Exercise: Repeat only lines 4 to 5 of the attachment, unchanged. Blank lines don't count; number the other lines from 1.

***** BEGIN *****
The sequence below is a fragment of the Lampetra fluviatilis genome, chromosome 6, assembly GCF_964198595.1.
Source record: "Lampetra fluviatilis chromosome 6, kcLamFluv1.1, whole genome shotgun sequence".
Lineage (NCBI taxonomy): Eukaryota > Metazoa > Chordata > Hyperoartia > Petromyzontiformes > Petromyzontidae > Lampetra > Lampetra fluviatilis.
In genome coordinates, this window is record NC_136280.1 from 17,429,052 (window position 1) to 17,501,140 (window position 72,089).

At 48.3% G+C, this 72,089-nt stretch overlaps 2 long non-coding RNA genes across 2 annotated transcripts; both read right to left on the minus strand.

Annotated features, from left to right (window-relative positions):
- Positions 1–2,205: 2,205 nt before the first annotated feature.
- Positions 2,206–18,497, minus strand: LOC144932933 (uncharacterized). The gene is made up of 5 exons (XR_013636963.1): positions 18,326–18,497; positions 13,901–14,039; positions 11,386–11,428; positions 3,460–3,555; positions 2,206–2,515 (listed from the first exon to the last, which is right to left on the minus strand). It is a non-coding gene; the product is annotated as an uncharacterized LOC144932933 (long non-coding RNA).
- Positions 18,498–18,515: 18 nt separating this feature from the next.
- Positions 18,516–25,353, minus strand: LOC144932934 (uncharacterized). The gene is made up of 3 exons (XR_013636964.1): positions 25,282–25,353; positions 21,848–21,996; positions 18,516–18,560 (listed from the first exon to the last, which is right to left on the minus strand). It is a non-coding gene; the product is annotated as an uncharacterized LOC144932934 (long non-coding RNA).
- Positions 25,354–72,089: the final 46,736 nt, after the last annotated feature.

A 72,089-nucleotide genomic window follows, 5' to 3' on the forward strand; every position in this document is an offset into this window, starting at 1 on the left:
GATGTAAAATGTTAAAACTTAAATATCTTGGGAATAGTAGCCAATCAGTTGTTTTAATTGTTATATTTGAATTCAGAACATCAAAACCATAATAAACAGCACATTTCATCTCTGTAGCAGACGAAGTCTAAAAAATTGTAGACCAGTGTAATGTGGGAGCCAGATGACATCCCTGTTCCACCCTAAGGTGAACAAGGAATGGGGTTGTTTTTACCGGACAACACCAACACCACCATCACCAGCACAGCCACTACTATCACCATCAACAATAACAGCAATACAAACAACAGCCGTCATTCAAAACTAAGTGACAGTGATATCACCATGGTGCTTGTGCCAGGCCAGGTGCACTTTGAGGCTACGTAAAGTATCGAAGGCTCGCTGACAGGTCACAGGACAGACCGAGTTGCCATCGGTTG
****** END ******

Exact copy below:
In genome coordinates, this window is record NC_136280.1 from 17,429,052 (window position 1) to 17,501,140 (window position 72,089).

At 48.3% G+C, this 72,089-nt stretch overlaps 2 long non-coding RNA genes across 2 annotated transcripts; both read right to left on the minus strand.